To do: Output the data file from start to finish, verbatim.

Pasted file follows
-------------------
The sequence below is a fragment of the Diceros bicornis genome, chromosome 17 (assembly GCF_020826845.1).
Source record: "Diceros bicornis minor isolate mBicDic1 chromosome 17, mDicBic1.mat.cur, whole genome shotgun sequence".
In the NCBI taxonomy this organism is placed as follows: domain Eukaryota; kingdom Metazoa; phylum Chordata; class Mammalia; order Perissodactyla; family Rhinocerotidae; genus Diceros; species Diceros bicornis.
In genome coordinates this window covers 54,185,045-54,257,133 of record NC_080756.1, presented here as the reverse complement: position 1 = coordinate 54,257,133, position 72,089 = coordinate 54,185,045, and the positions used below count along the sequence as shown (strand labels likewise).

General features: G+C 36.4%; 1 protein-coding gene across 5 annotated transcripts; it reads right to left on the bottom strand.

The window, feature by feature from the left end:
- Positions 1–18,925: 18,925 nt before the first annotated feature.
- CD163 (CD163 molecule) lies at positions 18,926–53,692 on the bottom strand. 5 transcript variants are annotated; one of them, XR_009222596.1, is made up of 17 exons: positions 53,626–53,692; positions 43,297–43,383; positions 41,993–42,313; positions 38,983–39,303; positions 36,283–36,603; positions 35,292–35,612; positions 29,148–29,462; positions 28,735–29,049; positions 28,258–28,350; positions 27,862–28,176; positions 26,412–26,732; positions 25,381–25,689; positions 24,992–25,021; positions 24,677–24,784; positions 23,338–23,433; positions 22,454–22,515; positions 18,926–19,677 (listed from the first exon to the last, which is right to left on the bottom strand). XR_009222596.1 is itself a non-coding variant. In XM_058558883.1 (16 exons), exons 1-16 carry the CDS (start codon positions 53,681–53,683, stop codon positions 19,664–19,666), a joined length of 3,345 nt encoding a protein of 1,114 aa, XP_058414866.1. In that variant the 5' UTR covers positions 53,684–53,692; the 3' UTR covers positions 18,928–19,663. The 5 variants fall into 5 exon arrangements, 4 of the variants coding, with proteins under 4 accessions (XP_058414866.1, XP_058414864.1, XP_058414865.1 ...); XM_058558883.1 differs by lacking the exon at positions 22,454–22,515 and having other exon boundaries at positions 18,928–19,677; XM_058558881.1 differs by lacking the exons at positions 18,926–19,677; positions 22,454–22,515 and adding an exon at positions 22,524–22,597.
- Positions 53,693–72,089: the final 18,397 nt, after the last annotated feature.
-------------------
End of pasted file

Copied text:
The sequence below is a fragment of the Diceros bicornis genome, chromosome 17 (assembly GCF_020826845.1).
Source record: "Diceros bicornis minor isolate mBicDic1 chromosome 17, mDicBic1.mat.cur, whole genome shotgun sequence".
In the NCBI taxonomy this organism is placed as follows: domain Eukaryota; kingdom Metazoa; phylum Chordata; class Mammalia; order Perissodactyla; family Rhinocerotidae; genus Diceros; species Diceros bicornis.
In genome coordinates this window covers 54,185,045-54,257,133 of record NC_080756.1, presented here as the reverse complement: position 1 = coordinate 54,257,133, position 72,089 = coordinate 54,185,045, and the positions used below count along the sequence as shown (strand labels likewise).

General features: G+C 36.4%; 1 protein-coding gene across 5 annotated transcripts; it reads right to left on the bottom strand.

The window, feature by feature from the left end:
- Positions 1–18,925: 18,925 nt before the first annotated feature.
- CD163 (CD163 molecule) lies at positions 18,926–53,692 on the bottom strand. 5 transcript variants are annotated; one of them, XR_009222596.1, is made up of 17 exons: positions 53,626–53,692; positions 43,297–43,383; positions 41,993–42,313; positions 38,983–39,303; positions 36,283–36,603; positions 35,292–35,612; positions 29,148–29,462; positions 28,735–29,049; positions 28,258–28,350; positions 27,862–28,176; positions 26,412–26,732; positions 25,381–25,689; positions 24,992–25,021; positions 24,677–24,784; positions 23,338–23,433; positions 22,454–22,515; positions 18,926–19,677 (listed from the first exon to the last, which is right to left on the bottom strand). XR_009222596.1 is itself a non-coding variant. In XM_058558883.1 (16 exons), exons 1-16 carry the CDS (start codon positions 53,681–53,683, stop codon positions 19,664–19,666), a joined length of 3,345 nt encoding a protein of 1,114 aa, XP_058414866.1. In that variant the 5' UTR covers positions 53,684–53,692; the 3' UTR covers positions 18,928–19,663. The 5 variants fall into 5 exon arrangements, 4 of the variants coding, with proteins under 4 accessions (XP_058414866.1, XP_058414864.1, XP_058414865.1 ...); XM_058558883.1 differs by lacking the exon at positions 22,454–22,515 and having other exon boundaries at positions 18,928–19,677; XM_058558881.1 differs by lacking the exons at positions 18,926–19,677; positions 22,454–22,515 and adding an exon at positions 22,524–22,597.
- Positions 53,693–72,089: the final 18,397 nt, after the last annotated feature.